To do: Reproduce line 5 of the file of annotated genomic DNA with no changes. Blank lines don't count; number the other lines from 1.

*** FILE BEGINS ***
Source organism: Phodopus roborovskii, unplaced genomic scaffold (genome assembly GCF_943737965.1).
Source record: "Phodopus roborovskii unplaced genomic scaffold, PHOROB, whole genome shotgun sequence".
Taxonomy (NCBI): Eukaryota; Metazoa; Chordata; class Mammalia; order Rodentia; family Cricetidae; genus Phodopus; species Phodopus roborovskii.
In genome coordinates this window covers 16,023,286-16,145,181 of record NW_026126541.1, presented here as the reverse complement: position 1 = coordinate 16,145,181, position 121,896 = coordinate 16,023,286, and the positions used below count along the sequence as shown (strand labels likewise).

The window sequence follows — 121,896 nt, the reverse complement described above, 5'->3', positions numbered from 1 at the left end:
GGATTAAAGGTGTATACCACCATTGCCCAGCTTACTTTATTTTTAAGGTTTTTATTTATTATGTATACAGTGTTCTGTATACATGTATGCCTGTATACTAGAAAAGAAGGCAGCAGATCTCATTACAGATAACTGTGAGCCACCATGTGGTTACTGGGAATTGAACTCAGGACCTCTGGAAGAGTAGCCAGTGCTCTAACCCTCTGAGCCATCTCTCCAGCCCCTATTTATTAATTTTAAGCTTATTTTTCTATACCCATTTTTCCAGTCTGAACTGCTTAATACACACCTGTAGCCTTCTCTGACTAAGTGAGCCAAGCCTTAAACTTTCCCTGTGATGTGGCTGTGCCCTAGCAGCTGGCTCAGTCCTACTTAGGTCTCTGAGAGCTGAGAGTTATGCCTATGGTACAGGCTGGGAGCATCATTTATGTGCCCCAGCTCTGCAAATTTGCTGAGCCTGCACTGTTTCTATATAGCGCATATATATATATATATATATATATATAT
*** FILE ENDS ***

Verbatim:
The window sequence follows — 121,896 nt, the reverse complement described above, 5'->3', positions numbered from 1 at the left end: